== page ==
My Encounter With Robert Mugabe

The people of Zimbabwe reacted to the death of ex-dictator Robert Mugabe with either indifference or a bitter “good riddance”. However, in the neocon-ridden precincts of the US foreign policy establishment, the reaction was different – there his passing was mourned. The US Embassy in Harare even tweeted its heartfelt condolences. These divergent reactions to Mugabe’s death are harshly illuminated by Justin’s column from April 11, 2008, describing his personal encounter with Mugabe at a conference in Malaysia.

Originally published April 11, 2008

Two years ago, when I was in Kuala Lumpur as a guest of the Perdana Peace Forum, I had the singularly unpleasant experience of meeting Robert Mugabe. Well, “meeting” him is hardly the word: rather, I espied him, sitting directly across from me, at the opening banquet of the conference. Turning to the person next to me, I asked: “Isn’t that guy sitting over there Robert Mugabe?” My friend squinted, and replied: “Sure looks like it.”

The table was loaded down with lots of really good food: Malaysian fare, with all its wonderful color and variety. But I seemed to have lost my appetite rather suddenly.

“You mean I have to eat at the same table with that murdering despot?” As is my wont, I was speaking rather loudly. Mugabe looked up, and straight at me. I felt like giving him the finger, but, instead, I got up and exited the room. Better not to make a scene quite yet.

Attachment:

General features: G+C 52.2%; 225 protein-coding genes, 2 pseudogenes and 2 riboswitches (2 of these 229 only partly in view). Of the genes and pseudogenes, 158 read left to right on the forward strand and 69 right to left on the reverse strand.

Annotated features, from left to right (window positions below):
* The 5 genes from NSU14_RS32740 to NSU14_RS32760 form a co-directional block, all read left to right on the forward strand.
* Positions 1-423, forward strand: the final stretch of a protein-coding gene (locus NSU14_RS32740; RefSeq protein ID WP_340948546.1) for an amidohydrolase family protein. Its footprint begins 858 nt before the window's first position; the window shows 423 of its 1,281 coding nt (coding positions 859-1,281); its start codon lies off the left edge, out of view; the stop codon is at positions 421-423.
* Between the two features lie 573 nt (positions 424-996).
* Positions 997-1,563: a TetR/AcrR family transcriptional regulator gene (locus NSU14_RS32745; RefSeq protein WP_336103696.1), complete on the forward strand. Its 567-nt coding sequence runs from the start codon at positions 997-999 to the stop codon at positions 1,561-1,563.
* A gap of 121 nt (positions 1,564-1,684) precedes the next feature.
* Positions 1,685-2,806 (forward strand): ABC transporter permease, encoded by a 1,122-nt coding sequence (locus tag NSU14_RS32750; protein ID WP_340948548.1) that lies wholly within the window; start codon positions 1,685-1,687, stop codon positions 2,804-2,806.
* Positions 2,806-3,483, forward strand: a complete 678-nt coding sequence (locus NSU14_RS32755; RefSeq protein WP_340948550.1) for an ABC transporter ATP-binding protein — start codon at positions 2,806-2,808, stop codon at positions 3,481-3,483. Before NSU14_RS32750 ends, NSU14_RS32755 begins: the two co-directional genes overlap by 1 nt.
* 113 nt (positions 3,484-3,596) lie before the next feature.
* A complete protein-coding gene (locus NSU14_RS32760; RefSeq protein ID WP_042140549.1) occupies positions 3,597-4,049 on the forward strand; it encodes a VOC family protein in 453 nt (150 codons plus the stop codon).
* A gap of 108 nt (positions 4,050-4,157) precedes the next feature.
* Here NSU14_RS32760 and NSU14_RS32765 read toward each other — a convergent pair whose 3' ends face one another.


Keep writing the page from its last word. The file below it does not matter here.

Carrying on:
I was upset. I had no idea Mugabe would be attending – he showed up uninvited – and if I had I would never have agreed to come. Yet there I was, 8,000 miles from home, already committed to speak to the conference, and, although Mugabe was nowhere listed as a speaker or official guest, word of his presence would soon get out. What to do?

As exhausted as I was from the 15-hour flight, I was quite prepared to get on a plane, and head home – and that’s exactly what I determined to do if the conference organizers could not be dissuaded from allowing Mugabe’s participation. As it was, Mugabe was seated right next to the prime mover of the conference, ex-Prime Minister Mahathir bin Mohamad, and Mugabe was constantly whispering in his ear, much to the former’s apparent annoyance. There was something distinctly reptilian about the African tyrant’s visage and general demeanor: at any moment, I fully expected him to flick a foot-long tongue at a passing fly.

After the banquet, and during it, I made my opinion of Mugabe unmistakably clear, and lobbied the other speakers to appeal to the conference organizers, and threaten a walkout if necessary. Most agreed with me on the general subject of Mugabe: only George Galloway disdained to join the rest of us in opposing the presence of a man whose name has become a synonym for African despot. Galloway, asked his opinion on the matter, scowled and declared that it wasn’t our place to criticize Mugabe – only George W. Bush and the “imperialists” were fair game. However, everyone else – former Australian prime minister Bob Hawke, former UN assistant secretary-general Denis Halliday, former UN assistant secretary-general Hans von Sponeck, Daniel Ellsberg, and anti-nuclear-arms activist and writer Helen Caldicott. – were quite disturbed by Mugabe’s presence, and made this very clear to the Perdana organization. The result was that an event at which Mugabe was supposed to speak was canceled, and – a day before the Zimbabwean President fled the scene in a huff – I had a run-in with his “bodyguards,” who thought they could intimidate me. Boy, were they mistaken!